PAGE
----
The National Transportation Safety Board (NTSB) recently released its report on a fatal crash in Kokomo, Indiana, involving a 1981 Piper Aerostar twin. Alone at the controls was a highly experienced pilot—a former designated pilot examiner, in fact. It was the kind of crash that never should have happened, especially since the airplane had a safety fix specifically designed to prevent this kind of mishap.
On Oct. 5, 2019, at about 10 a.m., the pilot landed the Piper Aerostar he was flying at the Kokomo Municipal Airport (KOKK). It’s a non-towered general aviation airport with two paved runways, one 6,000 feet and one 4,000 feet long. The Piper Aerostar 602P is a sleek-looking, pressurized mid-wing five-seat piston propeller plane. The pilot, who was not the owner, was using the plane to get him from Tampa, Florida, to Kokomo for a day of training with another client in a different airplane. He parked the twin at the fixed-base operator (FBO), where it was refueled.
The accident pilot spent the day conducting recurrent training and a Flight Review to the Part 91 contract pilot in a Piper PA-42 Cheyenne, a twin-turboprop airplane. She said he was cheerful, enthusiastic about flying, and they spent the day doing systems ground school, a detailed preflight and a busy hour of flight training maneuvers. With that successfully over, at about 4 p.m., the pilot planned to fly the Aerostar home to Tampa, Florida.
The student said he was “very chipper.” She dropped him off at the plane and saw him visually inspecting the fuel tanks. She drove away when he gave her a “thumbs-up” signal. She later heard the engines start, remembering they “sounded normal.” An FBO employee inside also heard the engines start and said they sounded “typical.” The weather was benign, with clear skies, light winds and the temperature 72 degrees Fahrenheit. He used Runway 14 to takeoff to the south.
A witness, driving a car along a road next to the airport, saw the plane flying low. It made a sharp left turn, dipped the left wing, and then disappeared from sight. Landing gear in the up position, just 3 miles from the airport, it had crashed into a flat soybean field. The mangled, inverted debris spread along a line over 300 feet long. There was no fire, but the plane was destroyed. The pilot died in the crash.
Months after the accident, the Safety Board determined that the “wreckage and wreckage path displayed features consistent with an accelerated stall.” The pilot may have been turning back to the airport. Low, slow…stalled it in. But long before that detailed analysis was available, the wreckage investigators had immediately discovered the defining cause.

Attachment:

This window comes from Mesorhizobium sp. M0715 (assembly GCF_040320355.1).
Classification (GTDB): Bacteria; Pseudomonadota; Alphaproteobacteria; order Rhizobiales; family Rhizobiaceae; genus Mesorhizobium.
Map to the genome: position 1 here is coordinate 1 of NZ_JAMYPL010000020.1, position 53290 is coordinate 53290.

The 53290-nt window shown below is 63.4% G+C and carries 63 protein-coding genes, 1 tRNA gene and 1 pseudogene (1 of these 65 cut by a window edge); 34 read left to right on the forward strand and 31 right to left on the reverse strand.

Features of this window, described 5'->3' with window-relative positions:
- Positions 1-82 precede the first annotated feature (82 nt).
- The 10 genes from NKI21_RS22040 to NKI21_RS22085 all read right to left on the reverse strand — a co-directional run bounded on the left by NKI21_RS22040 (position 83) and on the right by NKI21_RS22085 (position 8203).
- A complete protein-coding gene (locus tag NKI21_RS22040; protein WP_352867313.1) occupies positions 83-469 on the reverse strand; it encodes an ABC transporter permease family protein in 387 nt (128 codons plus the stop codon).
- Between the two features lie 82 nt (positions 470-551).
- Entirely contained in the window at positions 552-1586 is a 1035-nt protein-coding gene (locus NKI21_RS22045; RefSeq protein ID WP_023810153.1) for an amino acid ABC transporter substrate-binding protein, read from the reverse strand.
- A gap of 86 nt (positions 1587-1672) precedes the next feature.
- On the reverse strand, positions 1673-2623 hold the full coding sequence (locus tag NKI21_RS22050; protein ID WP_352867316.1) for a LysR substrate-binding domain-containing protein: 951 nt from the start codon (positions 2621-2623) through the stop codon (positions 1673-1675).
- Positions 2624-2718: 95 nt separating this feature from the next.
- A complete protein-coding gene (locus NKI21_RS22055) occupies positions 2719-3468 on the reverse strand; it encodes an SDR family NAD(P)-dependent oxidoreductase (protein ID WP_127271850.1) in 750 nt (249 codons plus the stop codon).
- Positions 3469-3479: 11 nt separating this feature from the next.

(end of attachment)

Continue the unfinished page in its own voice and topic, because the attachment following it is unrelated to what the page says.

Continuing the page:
Fuel samples taken from the fuel tanks were completely clear. So was the liquid taken from the fuel line to the right engine fuel manifold valve. And the liquid in the line to the left engine fuel manifold valve. Investigators noted all the fuel recovered had the color, viscosity, oiliness and odor of Jet A kerosene. It certainly wasn’t the blue color that signifies the 100LL gasoline required for reciprocating piston engines.
The FAA Airplane Flying Handbook says, “Jet fuel has disastrous consequences when introduced into AVGAS burning reciprocating airplane engines. A reciprocating engine operating on jet fuel may start, run, and power the airplane for a time long enough for the airplane to become airborne only to have the engine fail catastrophically after takeoff.”
The Aerostar had, indeed, been fueled with Jet A kerosene. It was, investigators determined, an intentional action. It was, in fact, what the line service technician thought the pilot wanted. The college senior, majoring in communications, asked the pilot on the radio if he needed parking and jet fuel. The pilot said yes. After the Aerostar was parked, the fueler drove up in the large, clearly marked Jet A truck. He thought the slick mid-wing twin was a jet, which is why he asked about jet fuel. The fueler told the NTSB that he asked the pilot again if he was wanted jet fuel, and the pilot said “yes.” Two mistakes then happened: The fueler put Jet A into the tanks, and the pilot never noticed.
This was the fueler’s first job in aviation. He was trained by the FBO and said that training did include the fact that Jet A fuel would destroy a reciprocating engine. But maybe he didn’t receive enough training on the sometimes-subtle visual differences between piston and turboprop engines. He told the NTSB that he asked the pilot if he needed jet fuel, and the pilot said yes. Still, it shouldn’t have been possible to fill an Aerostar with jet fuel. Because in addition to color-coded labels and signs on trucks and fueling ports, there is an engineering fix to prevent this exact event.